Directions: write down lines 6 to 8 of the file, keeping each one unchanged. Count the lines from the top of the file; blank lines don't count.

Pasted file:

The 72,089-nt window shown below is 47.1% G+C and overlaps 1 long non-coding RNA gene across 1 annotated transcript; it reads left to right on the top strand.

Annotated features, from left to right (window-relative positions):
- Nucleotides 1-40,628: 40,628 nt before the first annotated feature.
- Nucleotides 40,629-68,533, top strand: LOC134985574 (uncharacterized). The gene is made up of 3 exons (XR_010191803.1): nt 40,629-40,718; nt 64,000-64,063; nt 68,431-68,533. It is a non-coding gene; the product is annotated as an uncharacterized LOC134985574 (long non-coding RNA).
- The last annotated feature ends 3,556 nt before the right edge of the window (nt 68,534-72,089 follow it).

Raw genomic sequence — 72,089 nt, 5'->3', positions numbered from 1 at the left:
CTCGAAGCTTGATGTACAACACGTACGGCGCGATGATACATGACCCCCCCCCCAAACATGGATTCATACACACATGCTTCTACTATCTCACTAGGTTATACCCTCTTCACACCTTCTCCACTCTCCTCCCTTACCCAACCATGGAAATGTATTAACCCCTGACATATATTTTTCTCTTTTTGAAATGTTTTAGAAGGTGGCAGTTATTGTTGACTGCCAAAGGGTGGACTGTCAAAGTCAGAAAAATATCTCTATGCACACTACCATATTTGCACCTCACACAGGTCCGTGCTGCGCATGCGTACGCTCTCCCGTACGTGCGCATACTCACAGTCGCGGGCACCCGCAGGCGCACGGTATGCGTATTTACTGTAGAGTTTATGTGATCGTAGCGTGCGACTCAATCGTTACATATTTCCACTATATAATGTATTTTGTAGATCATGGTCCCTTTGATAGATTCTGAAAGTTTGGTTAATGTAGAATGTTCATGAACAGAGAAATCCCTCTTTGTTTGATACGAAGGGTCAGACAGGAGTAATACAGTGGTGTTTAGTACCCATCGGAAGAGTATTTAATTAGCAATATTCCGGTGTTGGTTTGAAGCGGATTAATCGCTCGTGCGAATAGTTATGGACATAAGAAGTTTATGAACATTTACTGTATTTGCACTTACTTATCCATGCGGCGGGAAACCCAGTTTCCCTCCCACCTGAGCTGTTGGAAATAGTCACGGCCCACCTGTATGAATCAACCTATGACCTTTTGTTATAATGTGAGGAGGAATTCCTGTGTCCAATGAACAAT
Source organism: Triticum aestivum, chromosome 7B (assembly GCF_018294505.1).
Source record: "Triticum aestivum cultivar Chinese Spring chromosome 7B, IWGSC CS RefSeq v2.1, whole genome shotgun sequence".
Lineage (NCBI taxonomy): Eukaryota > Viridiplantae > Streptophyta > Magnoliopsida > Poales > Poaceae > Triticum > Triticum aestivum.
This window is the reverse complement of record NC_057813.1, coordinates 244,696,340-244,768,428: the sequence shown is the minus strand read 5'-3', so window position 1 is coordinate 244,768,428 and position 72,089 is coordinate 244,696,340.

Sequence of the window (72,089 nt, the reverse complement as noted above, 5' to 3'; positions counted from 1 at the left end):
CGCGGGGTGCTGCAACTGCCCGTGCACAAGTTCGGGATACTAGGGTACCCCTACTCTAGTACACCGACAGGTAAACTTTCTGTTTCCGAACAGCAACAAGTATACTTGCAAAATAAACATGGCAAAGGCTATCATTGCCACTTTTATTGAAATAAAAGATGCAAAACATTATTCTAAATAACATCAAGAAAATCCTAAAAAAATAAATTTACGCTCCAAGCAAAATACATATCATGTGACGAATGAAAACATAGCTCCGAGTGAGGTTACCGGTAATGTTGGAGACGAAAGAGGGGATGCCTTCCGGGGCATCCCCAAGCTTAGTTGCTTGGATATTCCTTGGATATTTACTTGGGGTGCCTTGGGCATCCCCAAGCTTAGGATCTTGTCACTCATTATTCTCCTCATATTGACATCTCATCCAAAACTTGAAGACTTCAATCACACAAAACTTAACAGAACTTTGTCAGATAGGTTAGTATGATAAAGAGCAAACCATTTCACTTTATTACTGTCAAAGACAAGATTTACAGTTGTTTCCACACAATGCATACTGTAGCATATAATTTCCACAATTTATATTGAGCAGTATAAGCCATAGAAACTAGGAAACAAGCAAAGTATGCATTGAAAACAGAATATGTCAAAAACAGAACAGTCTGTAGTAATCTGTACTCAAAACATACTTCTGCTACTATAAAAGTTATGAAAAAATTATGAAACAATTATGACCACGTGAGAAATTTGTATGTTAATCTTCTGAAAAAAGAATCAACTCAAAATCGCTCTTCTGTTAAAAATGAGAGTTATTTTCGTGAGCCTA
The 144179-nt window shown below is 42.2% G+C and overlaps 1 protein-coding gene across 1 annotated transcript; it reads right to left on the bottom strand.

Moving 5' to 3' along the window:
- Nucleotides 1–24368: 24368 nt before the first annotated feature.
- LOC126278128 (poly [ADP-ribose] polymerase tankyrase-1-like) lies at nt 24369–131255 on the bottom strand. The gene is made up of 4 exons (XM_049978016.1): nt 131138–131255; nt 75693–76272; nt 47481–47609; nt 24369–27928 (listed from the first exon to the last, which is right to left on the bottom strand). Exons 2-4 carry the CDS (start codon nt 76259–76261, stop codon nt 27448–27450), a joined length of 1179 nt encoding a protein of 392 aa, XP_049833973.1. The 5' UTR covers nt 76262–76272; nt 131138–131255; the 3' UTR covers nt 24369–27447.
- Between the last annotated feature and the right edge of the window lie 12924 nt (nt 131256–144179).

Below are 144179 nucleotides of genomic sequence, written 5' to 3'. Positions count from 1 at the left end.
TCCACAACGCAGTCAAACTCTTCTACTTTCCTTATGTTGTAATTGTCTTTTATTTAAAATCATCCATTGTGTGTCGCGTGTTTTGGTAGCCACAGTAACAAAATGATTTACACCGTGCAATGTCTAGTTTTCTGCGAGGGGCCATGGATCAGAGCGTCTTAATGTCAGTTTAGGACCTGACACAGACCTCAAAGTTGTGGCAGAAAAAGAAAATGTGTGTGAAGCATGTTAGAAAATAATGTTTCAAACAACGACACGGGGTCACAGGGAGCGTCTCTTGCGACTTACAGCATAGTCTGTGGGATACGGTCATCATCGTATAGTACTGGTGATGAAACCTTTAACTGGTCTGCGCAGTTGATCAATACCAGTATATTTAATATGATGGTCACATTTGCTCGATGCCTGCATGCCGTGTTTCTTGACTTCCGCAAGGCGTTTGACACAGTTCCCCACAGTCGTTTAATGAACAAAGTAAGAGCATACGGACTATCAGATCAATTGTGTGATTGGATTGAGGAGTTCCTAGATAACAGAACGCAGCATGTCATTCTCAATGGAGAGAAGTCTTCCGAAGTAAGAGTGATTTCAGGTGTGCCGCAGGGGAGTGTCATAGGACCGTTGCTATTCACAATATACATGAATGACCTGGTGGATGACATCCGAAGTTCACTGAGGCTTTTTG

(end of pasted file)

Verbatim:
Raw genomic sequence — 72,089 nt, 5'->3', positions numbered from 1 at the left:
CTCGAAGCTTGATGTACAACACGTACGGCGCGATGATACATGACCCCCCCCCCAAACATGGATTCATACACACATGCTTCTACTATCTCACTAGGTTATACCCTCTTCACACCTTCTCCACTCTCCTCCCTTACCCAACCATGGAAATGTATTAACCCCTGACATATATTTTTCTCTTTTTGAAATGTTTTAGAAGGTGGCAGTTATTGTTGACTGCCAAAGGGTGGACTGTCAAAGTCAGAAAAATATCTCTATGCACACTACCATATTTGCACCTCACACAGGTCCGTGCTGCGCATGCGTACGCTCTCCCGTACGTGCGCATACTCACAGTCGCGGGCACCCGCAGGCGCACGGTATGCGTATTTACTGTAGAGTTTATGTGATCGTAGCGTGCGACTCAATCGTTACATATTTCCACTATATAATGTATTTTGTAGATCATGGTCCCTTTGATAGATTCTGAAAGTTTGGTTAATGTAGAATGTTCATGAACAGAGAAATCCCTCTTTGTTTGATACGAAGGGTCAGACAGGAGTAATACAGTGGTGTTTAGTACCCATCGGAAGAGTATTTAATTAGCAATATTCCGGTGTTGGTTTGAAGCGGATTAATCGCTCGTGCGAATAGTTATGGACATAAGAAGTTTATGAACATTTACTGTATTTGCACTTACTTATCCATGCGGCGGGAAACCCAGTTTCCCTCCCACCTGAGCTGTTGGAAATAGTCACGGCCCACCTGTATGAATCAACCTATGACCTTTTGTTATAATGTGAGGAGGAATTCCTGTGTCCAATGAACAAT
Source organism: Triticum aestivum, chromosome 7B (assembly GCF_018294505.1).